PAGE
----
Public Sub DeleteForms 'From microsoft.public.outlook.program_vba (Ken Slovak) 'https://groups.google.com/forum/?hl=en&fromgroups= '#!topic/microsoft.public.outlook.program_vba/NWjL2UpcNJ8 Dim oSession As MAPI.Session Dim oInbox As MAPI.Folder Dim oRoot As MAPI.Folder Dim oStore As MAPI.InfoStore Dim oViews As MAPI.Folder Dim oMessage As MAPI.Message Dim oFolders As MAPI.Folders Dim oMessages As MAPI.Messages Dim sMessageClass As String Set oSession = CreateObject("MAPI.Session") oSession.Logon "", "", False, False Set oInbox = oSession.Inbox Set oStore = oSession.GetInfoStore(oInbox.StoreID) Set oRoot = oStore.RootFolder Set oFolders = oRoot.Folders 'for Outlook 2003 use "IPM_Common_Views" instead Set oView = oFolders.Item("Common Views") Set oMessages = oView.HiddenMessages For Each oMessage In oMessages If oMessage.Type = "IPM.Microsoft.FolderDesign.FormsDescription" Them sMessageClass = oMessage.Fields(&H6800001E) If sMessageClass = "IPM.Note.xxx" Then oMessage.Delete Exit For End If Next oSession.Logoff 'now set all objects = Nothing End Sub
In a custom Outlook form, you program against the form object and its events. You don’t have access to the Outlook application and events.
When you use a custom form, Outlook only supports the Click event for controls. This is a natural choice for buttons but not optimal for controls like the combo box. You write the code by inserting it into a form’s VBScript editor. You need to have the Outlook form open in the Form Designer and click the View Code button found in the Form group of the Developer tab.
Here is the natural choice for a code sample of button control.
Sub CommandButton1_Click() msgbox "Hello World" End Sub
If you want to respond to changes of Outlook properties, you can do it. You need to create a method that responds to the form item’s PropertyChange event. The event receives the name of the Outlook property that changed. You must check the value to determine if it is the property you want and respond accordingly.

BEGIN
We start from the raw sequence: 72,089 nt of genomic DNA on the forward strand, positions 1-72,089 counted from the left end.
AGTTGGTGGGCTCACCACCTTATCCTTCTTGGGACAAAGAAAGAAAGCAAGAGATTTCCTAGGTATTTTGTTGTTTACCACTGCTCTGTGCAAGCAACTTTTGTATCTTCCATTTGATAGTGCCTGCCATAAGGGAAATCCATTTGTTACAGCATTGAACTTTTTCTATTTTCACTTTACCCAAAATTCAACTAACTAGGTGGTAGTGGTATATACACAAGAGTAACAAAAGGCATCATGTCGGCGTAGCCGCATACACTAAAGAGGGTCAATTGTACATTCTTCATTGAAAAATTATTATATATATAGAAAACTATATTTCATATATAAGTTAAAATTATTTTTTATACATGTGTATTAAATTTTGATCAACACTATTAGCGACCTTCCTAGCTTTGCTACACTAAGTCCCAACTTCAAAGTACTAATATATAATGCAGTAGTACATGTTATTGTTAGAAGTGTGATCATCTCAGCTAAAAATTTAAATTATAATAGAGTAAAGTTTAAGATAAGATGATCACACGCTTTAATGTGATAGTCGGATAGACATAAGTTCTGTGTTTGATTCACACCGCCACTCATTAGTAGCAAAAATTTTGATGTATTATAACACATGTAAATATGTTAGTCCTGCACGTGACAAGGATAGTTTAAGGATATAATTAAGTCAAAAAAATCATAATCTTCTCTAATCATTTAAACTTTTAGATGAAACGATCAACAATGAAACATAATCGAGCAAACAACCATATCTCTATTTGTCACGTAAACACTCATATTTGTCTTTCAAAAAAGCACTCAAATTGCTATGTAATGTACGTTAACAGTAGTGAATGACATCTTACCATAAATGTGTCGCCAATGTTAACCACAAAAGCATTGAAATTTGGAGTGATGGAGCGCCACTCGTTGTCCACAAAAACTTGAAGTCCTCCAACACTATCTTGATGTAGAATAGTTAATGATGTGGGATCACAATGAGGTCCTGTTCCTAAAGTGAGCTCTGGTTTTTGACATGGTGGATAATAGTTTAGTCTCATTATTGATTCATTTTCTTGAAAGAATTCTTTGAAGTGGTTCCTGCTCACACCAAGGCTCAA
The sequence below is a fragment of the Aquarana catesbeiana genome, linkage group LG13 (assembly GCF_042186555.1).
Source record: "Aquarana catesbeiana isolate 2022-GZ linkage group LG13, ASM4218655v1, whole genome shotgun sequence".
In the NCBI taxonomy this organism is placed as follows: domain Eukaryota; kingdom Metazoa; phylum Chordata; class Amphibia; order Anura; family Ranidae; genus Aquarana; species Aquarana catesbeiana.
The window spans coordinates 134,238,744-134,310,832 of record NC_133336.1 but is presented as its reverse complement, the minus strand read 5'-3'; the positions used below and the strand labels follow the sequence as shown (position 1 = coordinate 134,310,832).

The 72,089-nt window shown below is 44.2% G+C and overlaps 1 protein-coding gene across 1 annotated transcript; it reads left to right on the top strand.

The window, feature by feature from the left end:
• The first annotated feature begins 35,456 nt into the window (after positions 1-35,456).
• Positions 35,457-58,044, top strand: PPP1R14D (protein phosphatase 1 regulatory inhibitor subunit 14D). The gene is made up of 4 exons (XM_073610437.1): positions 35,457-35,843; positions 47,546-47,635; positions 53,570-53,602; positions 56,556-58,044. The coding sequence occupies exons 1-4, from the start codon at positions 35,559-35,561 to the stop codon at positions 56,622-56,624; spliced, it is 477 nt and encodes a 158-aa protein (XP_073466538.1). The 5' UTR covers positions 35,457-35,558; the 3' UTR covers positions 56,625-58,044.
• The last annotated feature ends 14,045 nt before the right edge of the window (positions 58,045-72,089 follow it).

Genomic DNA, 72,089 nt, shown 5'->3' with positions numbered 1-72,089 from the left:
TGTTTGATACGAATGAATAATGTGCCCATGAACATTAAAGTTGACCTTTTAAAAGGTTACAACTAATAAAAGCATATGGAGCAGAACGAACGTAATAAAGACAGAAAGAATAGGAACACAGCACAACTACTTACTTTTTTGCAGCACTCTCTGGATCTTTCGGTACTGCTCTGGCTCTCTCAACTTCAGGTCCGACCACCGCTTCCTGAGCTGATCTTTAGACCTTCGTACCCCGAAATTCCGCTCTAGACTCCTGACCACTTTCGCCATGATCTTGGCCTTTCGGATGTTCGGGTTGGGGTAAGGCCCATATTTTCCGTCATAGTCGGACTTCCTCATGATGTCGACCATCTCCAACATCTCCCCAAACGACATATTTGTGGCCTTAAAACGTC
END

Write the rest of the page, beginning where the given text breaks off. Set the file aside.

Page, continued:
Sub Item_PropertyChange(ByVal Name) Select Case Name Case "Subject" ' your code goes here, for example: MsgBox Item.Subject, , "The subject is ..." Case "Categories" ' more code goes here, for example: MsgBox Item.Categories, , "The categories are..." ' continue with Case statements for other properties ' whose values you want to monitor End Select End Sub
Outlook lets you create custom properties to support your custom data needs. You can respond to changes to custom properties in the same manner as you do with standard properties. The only difference is the two properties reside in separate collections. Thus, they have separate change events.
Sub Item_CustomPropertyChange(ByVal Name) Select Case Name Case "MyProp1" strMyProp1 = Item.UserProperties("MyProp1") Select Case strMyProp1 Case "Text1" ' code to react to the MyProp1 ' string property having a value of "Text1" Case "Text2" ' code to react to the MyProp1 ' string property having a value of "Text2" Case Else ' code to handle other values of MyProp1 End Select Case "MyProp2" ' code to handle a change in MyProp2 goes here ' continue with Case statements for other properties ' whose values you want to monitor End Select End Sub
You can learn more about each these events here.
Within the form’s VBScript, you can access form pages and controls by name.
Text Boxes reside within a form page’s Controls collection. First, reference the page, then call the controls section and pass the text box name.
Sub CommandButton1_Click() Set Page = Item.GetInspector.ModifiedFormPages Set Cntl = oPage("P.2").Controls("TextBox1") Cntl.SetFocus Cntl.Text = "Hello World!" Set Cntl = Nothing Set Page = Nothing End Sub
Combo Boxes are accessed in the same manner as text boxes. But, maybe the best place to access them is the Form’s Open event (ah, and you thought maybe I forgot about this useful event!)
Sub Item_Open() Set FormPage = Item.GetInspector.ModifiedFormPages("P.2") Set Control = FormPage.Controls("ListBox1") Control.PossibleValues = " Bono;Edge;Adam;Larry" End Sub
The memo field of an Outlook item is known as the Body to code. You can access it and change its value easily.
Sub CommandButton1_Click() Item.Body = Item.Body & vbCrLf & "I was clicked at ::" & now() End Sub
Outlook forms – Available for solutions but…
I didn’t editorialize as I went along because I think it is obvious. Outlook forms exist and have been around for a long time. But, easier and more powerful options exist. I recommend using this for quick and dirty solutions limited to a small set of users. Maybe 1, or zero.
- Part 1: Outlook add-in development: Outlook Application and base objects
- Part 2: Creating custom Outlook views
- Part 3: Creating custom Outlook forms
- Part 4: Outlook UI – Explorer and Inspector Windows. What is customizable?
- Part 5: Customizing Outlook main menu, context menus and Backstage view
- Part 6: Creating custom Outlook ribbons and toolbars
- Part 7: Advanced wiew regions for Outlook 2013 – 2003
- Part 8: Advanced form regions for Outlook 2013 – 2003
- Part 9: Working with Outlook Accounts, Stores, Folders and Items
- Part 10: Working with Outlook calendar
- Part 11: Working with Outlook tasks